The art world is filled with artists once promoted as a good investment and are not just frame and glass. Artists like Erte, Dali and Rockwell prints were touted as "blue chip" investments at one time. You may be lucky to jump on an emerging artist but it is highly unlikely.
The smart stock investor always covers their profit with a "put or call" against a future down turn in the market. The savvy art investor does the same. They use the gallery appraisal as proof of the value when they donate the well-known artist's work to a museum for the tax advantages.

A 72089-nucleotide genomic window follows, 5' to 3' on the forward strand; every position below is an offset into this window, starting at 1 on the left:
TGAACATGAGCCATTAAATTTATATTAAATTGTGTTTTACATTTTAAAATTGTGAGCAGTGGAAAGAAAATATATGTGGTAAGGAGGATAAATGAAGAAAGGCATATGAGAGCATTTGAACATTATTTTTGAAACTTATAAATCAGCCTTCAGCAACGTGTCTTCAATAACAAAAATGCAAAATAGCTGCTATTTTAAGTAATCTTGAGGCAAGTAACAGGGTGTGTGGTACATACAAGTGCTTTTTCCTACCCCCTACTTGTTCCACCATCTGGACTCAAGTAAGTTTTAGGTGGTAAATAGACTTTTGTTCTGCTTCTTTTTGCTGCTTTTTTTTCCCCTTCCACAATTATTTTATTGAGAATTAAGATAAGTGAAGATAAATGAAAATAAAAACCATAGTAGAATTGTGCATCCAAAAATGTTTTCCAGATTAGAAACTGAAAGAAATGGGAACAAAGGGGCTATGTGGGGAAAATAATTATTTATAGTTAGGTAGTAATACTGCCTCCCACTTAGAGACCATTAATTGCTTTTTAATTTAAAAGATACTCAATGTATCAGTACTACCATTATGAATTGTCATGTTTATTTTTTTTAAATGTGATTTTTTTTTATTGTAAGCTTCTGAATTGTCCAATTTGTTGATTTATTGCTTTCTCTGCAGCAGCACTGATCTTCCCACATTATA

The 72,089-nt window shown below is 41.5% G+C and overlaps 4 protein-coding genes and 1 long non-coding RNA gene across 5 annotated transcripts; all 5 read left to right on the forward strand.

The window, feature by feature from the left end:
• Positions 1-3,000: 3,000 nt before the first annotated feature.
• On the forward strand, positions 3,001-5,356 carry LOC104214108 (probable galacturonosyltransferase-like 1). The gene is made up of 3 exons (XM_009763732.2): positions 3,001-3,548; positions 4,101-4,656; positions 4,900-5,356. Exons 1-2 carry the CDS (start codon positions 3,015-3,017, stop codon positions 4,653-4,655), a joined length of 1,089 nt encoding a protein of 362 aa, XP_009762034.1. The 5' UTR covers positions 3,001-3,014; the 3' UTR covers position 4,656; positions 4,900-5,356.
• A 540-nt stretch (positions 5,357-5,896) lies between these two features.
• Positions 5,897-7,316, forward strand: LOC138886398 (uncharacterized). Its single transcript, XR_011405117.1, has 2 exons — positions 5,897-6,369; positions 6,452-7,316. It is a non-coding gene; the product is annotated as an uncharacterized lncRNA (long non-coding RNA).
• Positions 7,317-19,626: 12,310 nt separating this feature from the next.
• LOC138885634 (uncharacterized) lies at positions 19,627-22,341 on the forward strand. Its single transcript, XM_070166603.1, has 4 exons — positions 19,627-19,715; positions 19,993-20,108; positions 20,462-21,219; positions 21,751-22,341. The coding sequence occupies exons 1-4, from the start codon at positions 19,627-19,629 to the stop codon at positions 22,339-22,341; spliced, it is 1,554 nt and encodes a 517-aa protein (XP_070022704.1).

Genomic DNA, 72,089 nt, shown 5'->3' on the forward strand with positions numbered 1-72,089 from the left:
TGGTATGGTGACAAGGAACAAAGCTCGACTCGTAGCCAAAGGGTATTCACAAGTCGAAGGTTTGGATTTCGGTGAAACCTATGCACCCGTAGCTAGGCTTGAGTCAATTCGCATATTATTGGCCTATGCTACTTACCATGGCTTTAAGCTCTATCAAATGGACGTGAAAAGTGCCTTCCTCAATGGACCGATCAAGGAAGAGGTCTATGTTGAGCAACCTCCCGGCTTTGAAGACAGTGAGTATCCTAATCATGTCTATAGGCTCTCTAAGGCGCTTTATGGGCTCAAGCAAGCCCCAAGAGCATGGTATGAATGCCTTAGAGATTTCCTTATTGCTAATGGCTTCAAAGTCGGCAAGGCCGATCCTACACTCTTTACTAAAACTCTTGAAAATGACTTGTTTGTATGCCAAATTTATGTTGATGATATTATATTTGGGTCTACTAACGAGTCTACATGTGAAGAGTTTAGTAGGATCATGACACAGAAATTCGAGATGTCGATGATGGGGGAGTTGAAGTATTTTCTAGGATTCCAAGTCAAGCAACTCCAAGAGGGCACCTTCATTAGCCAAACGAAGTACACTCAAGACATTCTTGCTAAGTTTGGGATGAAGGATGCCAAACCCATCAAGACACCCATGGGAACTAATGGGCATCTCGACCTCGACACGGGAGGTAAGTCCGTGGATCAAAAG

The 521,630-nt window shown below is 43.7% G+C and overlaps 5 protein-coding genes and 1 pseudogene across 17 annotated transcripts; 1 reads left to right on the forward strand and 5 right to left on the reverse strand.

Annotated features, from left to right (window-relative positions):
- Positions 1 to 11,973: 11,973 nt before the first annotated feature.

Someday, this period will be called "The Golden Age of Collecting". More important items came on the market during the Great Recession more than any other time in history. As stock portfolios, retirement funds, home equity and college savings deteriorated, families were forced to sell important heirlooms. Wonderful items came off the wall, both here and in Europe. Even museums were forced to "deaccession" items to make up lost attendance revenue and lack of cash donations. It takes courage to buy at a time like this, but now is when galleries are hurting and there are real deals to be had.
If you purchase intelligently, get proper documentation and appraisals. You can take art you've outgrown and trade it for better pieces. Galleries are always glad to have back rare and important items. They don't want paintings returned by living artists when they can get another one from the artist themselves, in a newer style at wholesale cost.